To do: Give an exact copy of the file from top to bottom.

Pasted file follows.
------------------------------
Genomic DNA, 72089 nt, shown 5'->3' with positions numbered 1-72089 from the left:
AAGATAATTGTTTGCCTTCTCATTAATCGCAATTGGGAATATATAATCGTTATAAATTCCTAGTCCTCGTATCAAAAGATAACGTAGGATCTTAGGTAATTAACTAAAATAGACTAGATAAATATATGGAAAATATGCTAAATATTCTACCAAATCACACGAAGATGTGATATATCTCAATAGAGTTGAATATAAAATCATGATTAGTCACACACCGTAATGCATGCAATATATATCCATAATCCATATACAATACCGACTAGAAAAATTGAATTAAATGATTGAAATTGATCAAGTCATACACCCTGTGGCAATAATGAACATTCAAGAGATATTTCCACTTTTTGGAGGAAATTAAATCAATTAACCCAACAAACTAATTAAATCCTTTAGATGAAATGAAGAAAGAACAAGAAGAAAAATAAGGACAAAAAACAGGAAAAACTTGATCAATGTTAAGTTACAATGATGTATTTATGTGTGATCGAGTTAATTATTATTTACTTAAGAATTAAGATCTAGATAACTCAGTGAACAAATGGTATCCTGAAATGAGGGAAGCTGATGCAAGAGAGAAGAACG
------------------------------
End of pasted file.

Genomic DNA, 72089 nt, shown 5'->3' with positions numbered 1-72089 from the left:
AAGATAATTGTTTGCCTTCTCATTAATCGCAATTGGGAATATATAATCGTTATAAATTCCTAGTCCTCGTATCAAAAGATAACGTAGGATCTTAGGTAATTAACTAAAATAGACTAGATAAATATATGGAAAATATGCTAAATATTCTACCAAATCACACGAAGATGTGATATATCTCAATAGAGTTGAATATAAAATCATGATTAGTCACACACCGTAATGCATGCAATATATATCCATAATCCATATACAATACCGACTAGAAAAATTGAATTAAATGATTGAAATTGATCAAGTCATACACCCTGTGGCAATAATGAACATTCAAGAGATATTTCCACTTTTTGGAGGAAATTAAATCAATTAACCCAACAAACTAATTAAATCCTTTAGATGAAATGAAGAAAGAACAAGAAGAAAAATAAGGACAAAAAACAGGAAAAACTTGATCAATGTTAAGTTACAATGATGTATTTATGTGTGATCGAGTTAATTATTATTTACTTAAGAATTAAGATCTAGATAACTCAGTGAACAAATGGTATCCTGAAATGAGGGAAGCTGATGCAAGAGAGAAGAACG